Colin Hamilton:

But through that D stock and through precious in the property market, which I know we'll talk about during this podcast, what we've seen is growth so quicker than Beijing wanted. Now what's actually interesting, what's unusual is that growth rhetoric started to come to, I would say November last year, we started to see more growth rhetoric, but it wasn't really backed up with stimulus. They basically said the usual infrastructure lever, local government please go and do lots of projects, try and get a fiscal impulse coming through.

Stephen Gallo:

Sorry to direct you, but do you think that one of the reasons for that is because of leverage risks in China already preexisting conditions?

Colin Hamilton:

Absolutely, absolutely. Particularly local government level. Often in markets we focus on the corporate level, but at a local government level, there's still a lot of concern there. That's, China's Achilles heel. There's still a lot of uncertainty about local debt. And it's one of the key elements they are trying to eliminate in the five year plan, that's the level of local government debt. But the local governments because they hadn't been selling land to the developers for the past six months they said, "Look, we've got nothing. We cannot do anything." What it means now, we're expecting into the NPC meeting coming up in a couple of weeks time, we will see the PBOC as, as they said themselves, open the monetary toolbox a little bit. They'll have to go a little but unconventional. The question is when will it come through?

Colin Hamilton:

In terms of actual market dynamics, we're assuming it has been more classical fixed asset investment style, perhaps social housing led. But these projects still take, I would say six months to get going. Sentiment is definitely improving ahead of that but in terms of end demand, it may take a little while. Now in terms of it therefore depends where the rest of the world is in the inflation cycle at that point in time. It's very rare for China to actually stimulate when PPI is still running at 9%. We haven't seen this before. I think they'll be trying to target it rather than going broad brush to try and let some of the pressures ease.

Stephen Gallo:

So if we can put this into some kind of visual context for our listeners, if you were to take a look at Chinese producer price inflation right now and overlay it with say, U.S. producer price inflation or German producer price inflation, you would basically see divergence. China edging lower in year over year terms and the year over year growth rate still accelerating perhaps though at a slower rate in the West. So the view you're taking is that the policy makers in China aren't going to be aggressive enough to reverse that. We're still going to see that trend of disinflation persist, but they're going to stimulate enough so that it doesn't collapse.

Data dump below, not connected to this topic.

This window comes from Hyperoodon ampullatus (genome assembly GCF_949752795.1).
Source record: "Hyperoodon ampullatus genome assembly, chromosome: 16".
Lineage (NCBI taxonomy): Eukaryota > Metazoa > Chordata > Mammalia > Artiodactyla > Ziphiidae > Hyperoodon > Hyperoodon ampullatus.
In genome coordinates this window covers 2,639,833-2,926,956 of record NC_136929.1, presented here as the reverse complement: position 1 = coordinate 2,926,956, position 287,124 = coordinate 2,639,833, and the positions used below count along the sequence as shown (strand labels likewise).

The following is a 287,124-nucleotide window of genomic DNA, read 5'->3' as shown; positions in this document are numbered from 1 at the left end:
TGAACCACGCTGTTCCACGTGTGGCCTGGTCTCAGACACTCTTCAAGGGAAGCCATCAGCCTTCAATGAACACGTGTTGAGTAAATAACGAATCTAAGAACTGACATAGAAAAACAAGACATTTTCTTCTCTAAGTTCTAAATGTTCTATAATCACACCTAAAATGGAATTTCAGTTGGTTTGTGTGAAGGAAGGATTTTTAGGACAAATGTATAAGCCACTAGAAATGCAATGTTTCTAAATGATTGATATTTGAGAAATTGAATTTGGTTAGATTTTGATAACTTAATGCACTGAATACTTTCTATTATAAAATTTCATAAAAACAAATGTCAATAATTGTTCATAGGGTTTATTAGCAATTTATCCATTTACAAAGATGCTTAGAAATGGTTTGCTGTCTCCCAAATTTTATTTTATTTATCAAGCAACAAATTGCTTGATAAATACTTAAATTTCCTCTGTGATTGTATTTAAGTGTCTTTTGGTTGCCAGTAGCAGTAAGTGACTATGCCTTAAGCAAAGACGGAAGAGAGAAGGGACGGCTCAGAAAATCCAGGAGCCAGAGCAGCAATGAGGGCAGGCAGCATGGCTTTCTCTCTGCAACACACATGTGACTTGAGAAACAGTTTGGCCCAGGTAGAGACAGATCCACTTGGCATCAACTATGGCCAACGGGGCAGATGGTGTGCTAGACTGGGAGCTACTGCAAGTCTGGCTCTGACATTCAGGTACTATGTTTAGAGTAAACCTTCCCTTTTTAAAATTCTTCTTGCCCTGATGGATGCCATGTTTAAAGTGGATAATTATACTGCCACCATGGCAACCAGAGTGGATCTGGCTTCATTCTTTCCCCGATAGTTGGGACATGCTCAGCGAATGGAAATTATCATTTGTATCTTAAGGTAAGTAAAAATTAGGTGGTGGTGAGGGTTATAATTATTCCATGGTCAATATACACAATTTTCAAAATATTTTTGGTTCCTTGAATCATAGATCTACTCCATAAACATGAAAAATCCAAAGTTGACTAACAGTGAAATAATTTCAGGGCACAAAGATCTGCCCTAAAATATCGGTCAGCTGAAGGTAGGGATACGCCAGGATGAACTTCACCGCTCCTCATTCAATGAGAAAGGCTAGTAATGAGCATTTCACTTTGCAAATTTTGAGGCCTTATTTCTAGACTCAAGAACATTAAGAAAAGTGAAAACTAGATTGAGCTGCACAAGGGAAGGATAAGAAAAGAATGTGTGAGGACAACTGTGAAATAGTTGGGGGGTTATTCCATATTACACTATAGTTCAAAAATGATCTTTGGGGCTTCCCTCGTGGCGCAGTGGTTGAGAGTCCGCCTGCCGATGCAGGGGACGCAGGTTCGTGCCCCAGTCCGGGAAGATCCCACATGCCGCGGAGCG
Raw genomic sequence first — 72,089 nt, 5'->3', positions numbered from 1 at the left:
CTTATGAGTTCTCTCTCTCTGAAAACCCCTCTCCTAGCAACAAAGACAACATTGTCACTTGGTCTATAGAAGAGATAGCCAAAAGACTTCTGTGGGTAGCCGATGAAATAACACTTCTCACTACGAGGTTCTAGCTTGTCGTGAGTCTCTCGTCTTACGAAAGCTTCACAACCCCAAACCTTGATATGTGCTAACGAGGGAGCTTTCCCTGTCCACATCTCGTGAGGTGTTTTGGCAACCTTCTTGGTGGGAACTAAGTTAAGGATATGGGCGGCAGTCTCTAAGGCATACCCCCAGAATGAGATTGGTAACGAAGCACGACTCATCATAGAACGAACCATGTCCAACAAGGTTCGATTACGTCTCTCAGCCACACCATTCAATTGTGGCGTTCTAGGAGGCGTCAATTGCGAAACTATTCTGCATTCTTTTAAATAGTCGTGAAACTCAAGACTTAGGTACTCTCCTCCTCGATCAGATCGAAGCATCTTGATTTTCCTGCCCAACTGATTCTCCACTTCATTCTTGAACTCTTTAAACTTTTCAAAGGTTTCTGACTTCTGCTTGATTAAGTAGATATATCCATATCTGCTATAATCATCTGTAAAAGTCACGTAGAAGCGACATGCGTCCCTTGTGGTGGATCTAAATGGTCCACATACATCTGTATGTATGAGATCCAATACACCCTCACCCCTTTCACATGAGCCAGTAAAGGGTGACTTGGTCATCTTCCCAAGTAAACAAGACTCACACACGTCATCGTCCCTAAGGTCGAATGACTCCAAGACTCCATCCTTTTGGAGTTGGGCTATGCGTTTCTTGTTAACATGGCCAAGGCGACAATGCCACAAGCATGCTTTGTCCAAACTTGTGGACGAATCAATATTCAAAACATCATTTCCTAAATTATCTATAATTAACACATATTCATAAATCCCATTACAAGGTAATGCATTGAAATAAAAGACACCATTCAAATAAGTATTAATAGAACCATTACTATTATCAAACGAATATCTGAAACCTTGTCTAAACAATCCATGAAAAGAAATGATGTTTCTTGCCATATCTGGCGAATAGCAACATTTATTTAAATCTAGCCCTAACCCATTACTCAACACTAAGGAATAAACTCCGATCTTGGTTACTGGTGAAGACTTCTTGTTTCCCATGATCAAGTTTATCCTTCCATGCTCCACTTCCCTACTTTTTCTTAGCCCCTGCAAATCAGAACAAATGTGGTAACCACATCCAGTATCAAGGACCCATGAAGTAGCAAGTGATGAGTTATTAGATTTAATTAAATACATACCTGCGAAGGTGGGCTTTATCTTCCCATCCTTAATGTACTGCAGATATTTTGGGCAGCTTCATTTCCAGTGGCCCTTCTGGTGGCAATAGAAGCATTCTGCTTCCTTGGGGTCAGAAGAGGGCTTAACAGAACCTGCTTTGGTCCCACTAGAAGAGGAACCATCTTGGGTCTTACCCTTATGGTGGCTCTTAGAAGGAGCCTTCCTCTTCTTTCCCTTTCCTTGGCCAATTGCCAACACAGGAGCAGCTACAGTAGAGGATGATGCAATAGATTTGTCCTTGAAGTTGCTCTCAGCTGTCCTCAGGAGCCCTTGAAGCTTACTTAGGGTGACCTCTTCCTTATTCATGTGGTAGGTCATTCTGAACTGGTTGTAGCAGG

Colin Hamilton:

That is correct. Yes. What we've seen is what the Chinese government love is stability. And they've stabilized the energy market. So if you think of it, coal pricing has halved from the peak. Now, that's still 50% higher than the government would've liked before the energy crisis. But they've stabilized at that level and that message has got out to the wider. So the immediate disinflation pressure is easing a little bit, but what they're now looking to is keep it at this level rather than necessarily push things higher.

Colin Hamilton:

We've had a lot of them in commodity markets over the past month, a lot of Chinese government job owning effectively to say, "Look, why are we paying so much for R&O? Why don't we bring our buyers together to try and negotiate better prices? Why don't we settle on RMB, all the old classical taxes benefit, which tells me they want to push growth order, but also tells me they are still worried about constraints at the current time. So I don't think they're going to stimulate enough to push inflation higher, but they want to be able to react when inflation in the rest of the world maybe starts to peak.

Stephen Gallo:

Okay. So the description of China as something of a global macro counterweight is not really a bad one, it's still relevant?

Colin Hamilton:

It's still absolutely valid in my reasoning.

Stephen Gallo:

And the other point I want to make as well is that people in the United States, Canada, parts here in Europe, we're familiar with the extent to which Chinese port closures contributed to supply shortages on the good side and more inflation in the West. However, I think it's important to point out that is a function of ultimately a Zero-COVID strategy policy and demand, which is demand hitting and disinflationary. So even though we felt inflationary effects of it, it's still a sign that China is in a modest disinflationary cycle.

Colin Hamilton: